Bottom Up — “Necessary Stories” column from The Jerusalem Report

Haim Watzman

It was Timothy Asfal’s fingers that caught my eye when I boarded an overloaded 21 bus at Davidka Square on the way home to Talpiot. I could see them clearly because he was seated in the front row, on the aisle just behind the driver, clutching a plastic DVD box. Tim has the slender, agile digits of the artistic weaver he is, so finely-shaped that you want them to touch you.

illustration by Avi Katz

Tim and I have been friends since the 1980s, when we were both lonely and dreamy young men new in Jerusalem. I valued his company then because he had the wit of a sad clown and could see deep into my soul. Even then the beauty of his fingers stood out, but I barely noticed the way he looked then, or that the rest of his body was out of proportion. Now that he lives in Beit HaKerem we don’t see each other that often, even for a year at a time. And I admit that these days, when I run into him, I am taken aback for a moment. I notice all the things that friendship once led me to disregard. His body is thick, fleshy, and hirsute. His head is long and angular, with a protruding nose and ears that are two sizes too large. Maybe, in part, these physical flaws are even more noticeable now because when he was young he had hope. He could be ironic about love because he believed deep down that despite everything he would find it. Now, in middle age, he is unhappy and lonely.

It was late on a Thursday afternoon in mid-June and the bus was packed back to front with shoppers from the Machaneh Yehuda shuk, the open-air produce market. Their baskets sprouted basil and leeks and the fragrance of raw carrots filled the air. I pushed myself onto the bus and, while I couldn’t get far, I managed to wedge myself right up against Tim’s seat, standing between a teenage couple grooving to their Ipods and each other and a Kurdish grandmother who sighed intermittently as if the entire world’s sorrows were on her shoulders.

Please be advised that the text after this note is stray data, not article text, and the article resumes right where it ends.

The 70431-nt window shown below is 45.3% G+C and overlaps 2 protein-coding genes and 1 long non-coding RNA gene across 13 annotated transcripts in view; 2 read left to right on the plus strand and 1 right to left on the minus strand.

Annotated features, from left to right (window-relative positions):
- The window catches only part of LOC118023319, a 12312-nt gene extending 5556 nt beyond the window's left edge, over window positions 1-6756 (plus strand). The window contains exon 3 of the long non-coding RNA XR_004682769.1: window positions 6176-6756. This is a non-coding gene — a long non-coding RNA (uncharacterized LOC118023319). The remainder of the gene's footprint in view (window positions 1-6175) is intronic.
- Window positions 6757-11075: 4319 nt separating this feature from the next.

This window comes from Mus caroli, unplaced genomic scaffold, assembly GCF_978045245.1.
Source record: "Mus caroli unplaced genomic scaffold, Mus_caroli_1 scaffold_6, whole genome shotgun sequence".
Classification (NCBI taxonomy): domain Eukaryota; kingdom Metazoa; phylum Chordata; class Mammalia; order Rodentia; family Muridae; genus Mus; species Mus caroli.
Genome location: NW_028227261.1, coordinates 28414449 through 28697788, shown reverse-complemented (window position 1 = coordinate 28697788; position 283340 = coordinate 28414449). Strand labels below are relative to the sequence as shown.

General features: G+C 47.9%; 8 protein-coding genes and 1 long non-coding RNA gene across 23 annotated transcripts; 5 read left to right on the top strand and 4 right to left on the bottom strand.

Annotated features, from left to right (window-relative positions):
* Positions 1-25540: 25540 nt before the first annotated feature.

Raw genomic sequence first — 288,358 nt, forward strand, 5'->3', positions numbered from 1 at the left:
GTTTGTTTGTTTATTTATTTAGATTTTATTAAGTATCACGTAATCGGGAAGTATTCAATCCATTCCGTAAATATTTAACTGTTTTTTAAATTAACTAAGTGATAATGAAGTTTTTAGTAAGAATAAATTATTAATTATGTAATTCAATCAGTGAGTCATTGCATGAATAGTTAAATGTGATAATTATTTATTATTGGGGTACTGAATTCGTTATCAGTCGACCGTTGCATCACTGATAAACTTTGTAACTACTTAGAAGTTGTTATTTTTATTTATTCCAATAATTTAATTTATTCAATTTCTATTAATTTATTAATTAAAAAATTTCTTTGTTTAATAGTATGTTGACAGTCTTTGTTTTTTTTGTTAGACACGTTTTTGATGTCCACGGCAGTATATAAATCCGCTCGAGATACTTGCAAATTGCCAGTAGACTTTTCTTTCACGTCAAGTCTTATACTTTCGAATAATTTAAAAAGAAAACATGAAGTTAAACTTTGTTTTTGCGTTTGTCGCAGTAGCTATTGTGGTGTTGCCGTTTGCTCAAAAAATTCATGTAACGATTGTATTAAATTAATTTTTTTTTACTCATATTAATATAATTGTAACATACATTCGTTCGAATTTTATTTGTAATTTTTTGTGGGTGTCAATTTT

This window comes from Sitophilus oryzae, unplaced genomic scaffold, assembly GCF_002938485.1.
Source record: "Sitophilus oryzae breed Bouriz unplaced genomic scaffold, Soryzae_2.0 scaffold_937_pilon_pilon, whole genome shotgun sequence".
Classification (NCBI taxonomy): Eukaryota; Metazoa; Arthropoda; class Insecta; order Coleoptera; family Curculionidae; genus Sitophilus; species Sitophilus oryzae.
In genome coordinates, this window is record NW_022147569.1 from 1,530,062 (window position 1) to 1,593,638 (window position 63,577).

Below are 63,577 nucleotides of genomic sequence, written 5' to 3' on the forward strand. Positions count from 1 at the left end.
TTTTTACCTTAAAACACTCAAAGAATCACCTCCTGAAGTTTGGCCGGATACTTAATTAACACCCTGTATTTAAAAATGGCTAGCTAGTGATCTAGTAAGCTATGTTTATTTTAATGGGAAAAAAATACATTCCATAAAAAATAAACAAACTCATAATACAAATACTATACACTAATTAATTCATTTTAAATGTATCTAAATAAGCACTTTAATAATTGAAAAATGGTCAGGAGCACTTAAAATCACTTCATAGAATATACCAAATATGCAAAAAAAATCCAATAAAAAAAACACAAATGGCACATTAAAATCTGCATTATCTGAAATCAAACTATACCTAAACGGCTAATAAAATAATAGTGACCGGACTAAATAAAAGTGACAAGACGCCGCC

Tim barely smiled when he saw me. His head swung back and forth slowly, first to me, then toward the fair-haired woman in a blue summer dress who sat on the seat to his left, deeply absorbed in a paperback. His head halted just where he could see her out of the corner of his eye.

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Necessary Stories Live–On YouTube

Haim Watzman With thanks to my daughter Mizmor, who filmed and edited, I offer this preview of my new “Necessary Stories” program. It includes selections from four of the stories. For more on my speaking topics and availability, see my Speaking and Performance page. Am I really genetically smarter than my Sephardi wife? Find out … Read more

Save the Pool

Haim Watzman I haven’t been blogging because I’m busy saving the Jerusalem Pool. This venerable and unique South Jerusalem facility is in danger of being closed down and turned into a parking lot by a developer. I work out at the pool daily and it’s been an inspiration to me as a writer, too (see. … Read more

Hagar–“Necessary Stories” Column from The Jerusalem Report

Haim Watzman

Illustration by Avi Katz